Looking over the past several years of below average rainfall data, this season was shaping up to be similarly just as dry. Given the hype of “El Nino” we anticipated a wet and wild winter with plenty of rain and numerous after-storm cleanups. With the exception of the significant, yet very rare October storm that dumped nearly 6-inches of rain on the course in one day, the rainy season has not lived up to expectation…until this past week. Since Sunday afternoon, the golf course has received 5.75-inches of rainfall, with more expected throughout the early part of the weekend. While the conditions are soggy and this may seem like a lot of rain, we are still well below normal due to a drier-than-normal November and early December. We need several more inches just to break even for a normal year. Then we would need more rain on top of that, just to put a dent into the drought that has been experienced over the last three years. The course has not been playable during the majority of the week with high winds and occasional bursts of thunder and lightning and the maintenance crew has focused on removing debris from the course and cutting up large branches that fell from trees. No significant damage occurred from the onslaught of storms and no trees were lost. Several bunkers throughout the golf course washed out during the first round of heavy downpours and with more rain expected early next week, the crew will focus on mowing areas where equipment can safely access. Bunker work will begin following next week’s rain as the replacement sand will be loose and not compacted enough to withstand another shot of heavy rain. We appreciate your patience as the crew prepares the course for the best possible playing conditions and while it may be frustrating not being able to play this past week, the rain is a tremendous benefit that we need more of in the coming months.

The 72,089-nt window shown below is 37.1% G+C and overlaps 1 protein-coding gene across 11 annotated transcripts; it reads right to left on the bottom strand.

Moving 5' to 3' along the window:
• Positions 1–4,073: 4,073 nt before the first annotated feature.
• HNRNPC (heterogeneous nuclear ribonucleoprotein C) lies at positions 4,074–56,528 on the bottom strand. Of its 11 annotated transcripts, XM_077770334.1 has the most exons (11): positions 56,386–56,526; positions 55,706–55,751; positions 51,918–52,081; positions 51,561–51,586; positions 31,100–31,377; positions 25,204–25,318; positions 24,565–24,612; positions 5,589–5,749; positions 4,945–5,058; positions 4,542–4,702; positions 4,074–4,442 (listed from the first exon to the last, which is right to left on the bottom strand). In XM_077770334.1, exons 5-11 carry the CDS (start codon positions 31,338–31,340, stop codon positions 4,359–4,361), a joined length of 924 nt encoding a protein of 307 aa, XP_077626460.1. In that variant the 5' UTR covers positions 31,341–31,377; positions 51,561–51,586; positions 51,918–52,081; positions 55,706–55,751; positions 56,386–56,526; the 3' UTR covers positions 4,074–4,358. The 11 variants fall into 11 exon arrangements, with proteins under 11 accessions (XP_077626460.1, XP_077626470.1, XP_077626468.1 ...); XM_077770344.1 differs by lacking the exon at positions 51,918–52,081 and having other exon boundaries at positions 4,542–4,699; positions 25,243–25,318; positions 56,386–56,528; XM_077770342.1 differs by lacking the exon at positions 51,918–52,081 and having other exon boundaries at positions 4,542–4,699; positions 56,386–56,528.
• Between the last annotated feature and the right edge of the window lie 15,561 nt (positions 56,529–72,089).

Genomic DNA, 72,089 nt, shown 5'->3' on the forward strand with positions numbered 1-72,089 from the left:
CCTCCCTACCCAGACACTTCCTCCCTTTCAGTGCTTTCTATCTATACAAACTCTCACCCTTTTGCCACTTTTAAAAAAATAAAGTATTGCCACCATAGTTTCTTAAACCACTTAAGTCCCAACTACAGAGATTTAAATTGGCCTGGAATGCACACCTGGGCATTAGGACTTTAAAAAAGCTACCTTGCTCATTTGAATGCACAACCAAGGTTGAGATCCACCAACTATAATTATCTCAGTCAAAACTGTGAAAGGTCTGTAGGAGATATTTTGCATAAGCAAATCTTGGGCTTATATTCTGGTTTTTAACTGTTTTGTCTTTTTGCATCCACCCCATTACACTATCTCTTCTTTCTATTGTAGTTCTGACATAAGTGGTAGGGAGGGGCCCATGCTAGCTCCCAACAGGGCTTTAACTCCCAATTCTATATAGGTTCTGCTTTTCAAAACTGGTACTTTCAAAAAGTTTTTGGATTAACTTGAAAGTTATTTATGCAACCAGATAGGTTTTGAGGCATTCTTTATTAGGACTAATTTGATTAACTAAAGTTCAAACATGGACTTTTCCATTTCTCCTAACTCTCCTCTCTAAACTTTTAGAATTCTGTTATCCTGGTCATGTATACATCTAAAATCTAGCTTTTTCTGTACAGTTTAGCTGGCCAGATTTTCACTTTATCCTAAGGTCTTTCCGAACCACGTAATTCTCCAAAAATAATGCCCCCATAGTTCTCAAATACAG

Winter Golf Course Conditioning


One of the greatest challenges in golf course maintenance is creating consistent playing conditions on a daily basis. The goal of the maintenance team is to create consistent conditioning year-round and keep in mind there is much more that goes into the science of maintaining quality turfgrass other than just watering, mowing, and fertilizing. Factor in the curve balls that Mother Nature throws our way (rain in the winter, hot spells during the summer) and conditioning can change significantly from one day to the next. The winter months can be the most challenging as one might come to play on a 70-degree day only to find carts restricted to path, fairways soggy in spots, and greens that putt slower than normal. The golf course consists of a living plant and weather plays a major factor in the conditioning of the golf course. While we are mowing the greens at the same height of cut as we did during the summer, they play differently due to fluctuating weather events. You may remember that several weeks back the greens were too fast due to consecutive days of frost and afternoon wind. Those two extremes inhibit growth, dry out the putting surface and create lightening fast greens…again even if we are cutting at the same height as the summer. During the past two weeks the golf course has benefited from favorable weather conditions, causing a growth spurt especially in the grass around the greens and bunkers. There is a lot of grass out there right now, but that indicates the health of the course is optimal and the maintenance team has been working diligently to ensure the course is kept playable throughout the winter months.